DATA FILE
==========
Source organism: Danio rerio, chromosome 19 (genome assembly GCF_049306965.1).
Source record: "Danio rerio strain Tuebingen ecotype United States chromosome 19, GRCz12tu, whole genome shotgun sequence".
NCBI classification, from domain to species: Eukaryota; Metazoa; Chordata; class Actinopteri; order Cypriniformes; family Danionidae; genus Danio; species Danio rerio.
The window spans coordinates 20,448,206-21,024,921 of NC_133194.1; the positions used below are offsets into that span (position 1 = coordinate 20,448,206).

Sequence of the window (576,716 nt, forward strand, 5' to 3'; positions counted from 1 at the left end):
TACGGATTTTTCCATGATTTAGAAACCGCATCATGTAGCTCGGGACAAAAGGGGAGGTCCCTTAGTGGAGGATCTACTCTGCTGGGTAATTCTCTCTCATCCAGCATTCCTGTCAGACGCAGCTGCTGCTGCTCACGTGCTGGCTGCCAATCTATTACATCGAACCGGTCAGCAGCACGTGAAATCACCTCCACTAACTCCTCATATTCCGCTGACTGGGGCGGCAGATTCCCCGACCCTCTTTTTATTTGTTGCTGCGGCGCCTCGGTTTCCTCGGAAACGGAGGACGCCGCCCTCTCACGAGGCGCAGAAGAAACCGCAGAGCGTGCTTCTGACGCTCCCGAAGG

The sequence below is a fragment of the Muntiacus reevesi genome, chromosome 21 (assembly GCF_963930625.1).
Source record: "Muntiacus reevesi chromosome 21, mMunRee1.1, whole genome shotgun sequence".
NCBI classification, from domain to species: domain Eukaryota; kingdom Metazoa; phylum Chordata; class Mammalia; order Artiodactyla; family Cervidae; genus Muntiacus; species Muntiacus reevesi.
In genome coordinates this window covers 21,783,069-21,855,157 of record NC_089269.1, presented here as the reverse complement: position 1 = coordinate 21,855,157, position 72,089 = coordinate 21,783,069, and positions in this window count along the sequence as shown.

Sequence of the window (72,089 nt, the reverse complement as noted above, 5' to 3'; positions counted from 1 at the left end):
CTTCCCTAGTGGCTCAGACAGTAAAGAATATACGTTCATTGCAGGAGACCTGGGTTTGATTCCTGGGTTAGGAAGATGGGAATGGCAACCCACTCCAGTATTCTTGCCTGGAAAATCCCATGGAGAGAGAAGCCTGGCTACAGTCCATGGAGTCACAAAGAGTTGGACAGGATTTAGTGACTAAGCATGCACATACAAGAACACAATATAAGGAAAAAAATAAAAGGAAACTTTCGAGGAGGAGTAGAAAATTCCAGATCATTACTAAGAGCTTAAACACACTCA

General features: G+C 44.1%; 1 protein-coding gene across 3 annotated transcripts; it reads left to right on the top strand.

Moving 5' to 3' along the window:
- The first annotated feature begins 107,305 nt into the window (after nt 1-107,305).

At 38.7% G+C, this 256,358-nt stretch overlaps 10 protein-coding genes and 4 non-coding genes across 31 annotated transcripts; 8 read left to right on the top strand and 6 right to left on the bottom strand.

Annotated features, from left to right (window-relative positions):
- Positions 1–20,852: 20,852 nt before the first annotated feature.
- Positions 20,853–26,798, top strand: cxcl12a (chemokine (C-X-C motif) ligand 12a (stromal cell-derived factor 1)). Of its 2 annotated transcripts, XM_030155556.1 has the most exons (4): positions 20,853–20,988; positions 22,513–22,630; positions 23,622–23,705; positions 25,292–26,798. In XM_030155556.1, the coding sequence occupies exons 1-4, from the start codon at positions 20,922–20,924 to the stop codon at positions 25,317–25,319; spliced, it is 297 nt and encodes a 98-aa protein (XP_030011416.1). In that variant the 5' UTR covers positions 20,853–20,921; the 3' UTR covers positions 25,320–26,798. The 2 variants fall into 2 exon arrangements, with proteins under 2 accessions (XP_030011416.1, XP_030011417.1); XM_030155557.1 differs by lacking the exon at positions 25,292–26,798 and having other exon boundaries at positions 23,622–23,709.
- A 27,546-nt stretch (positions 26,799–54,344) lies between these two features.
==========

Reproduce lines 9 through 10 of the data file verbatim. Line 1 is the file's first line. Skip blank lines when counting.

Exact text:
NCBI classification, from domain to species: domain Eukaryota; kingdom Metazoa; phylum Chordata; class Mammalia; order Artiodactyla; family Cervidae; genus Muntiacus; species Muntiacus reevesi.
In genome coordinates this window covers 21,783,069-21,855,157 of record NC_089269.1, presented here as the reverse complement: position 1 = coordinate 21,855,157, position 72,089 = coordinate 21,783,069, and positions in this window count along the sequence as shown.